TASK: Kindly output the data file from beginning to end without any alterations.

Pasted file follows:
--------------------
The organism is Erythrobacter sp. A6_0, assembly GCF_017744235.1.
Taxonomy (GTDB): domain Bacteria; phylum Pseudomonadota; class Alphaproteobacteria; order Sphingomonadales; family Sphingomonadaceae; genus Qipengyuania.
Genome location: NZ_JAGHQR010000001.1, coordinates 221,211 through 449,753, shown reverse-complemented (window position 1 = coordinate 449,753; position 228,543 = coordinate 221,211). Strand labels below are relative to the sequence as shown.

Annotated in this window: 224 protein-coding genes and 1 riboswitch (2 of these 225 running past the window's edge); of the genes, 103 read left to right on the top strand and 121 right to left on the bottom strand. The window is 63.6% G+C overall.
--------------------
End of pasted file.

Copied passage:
The organism is Erythrobacter sp. A6_0, assembly GCF_017744235.1.
Taxonomy (GTDB): domain Bacteria; phylum Pseudomonadota; class Alphaproteobacteria; order Sphingomonadales; family Sphingomonadaceae; genus Qipengyuania.
Genome location: NZ_JAGHQR010000001.1, coordinates 221,211 through 449,753, shown reverse-complemented (window position 1 = coordinate 449,753; position 228,543 = coordinate 221,211). Strand labels below are relative to the sequence as shown.

Annotated in this window: 224 protein-coding genes and 1 riboswitch (2 of these 225 running past the window's edge); of the genes, 103 read left to right on the top strand and 121 right to left on the bottom strand. The window is 63.6% G+C overall.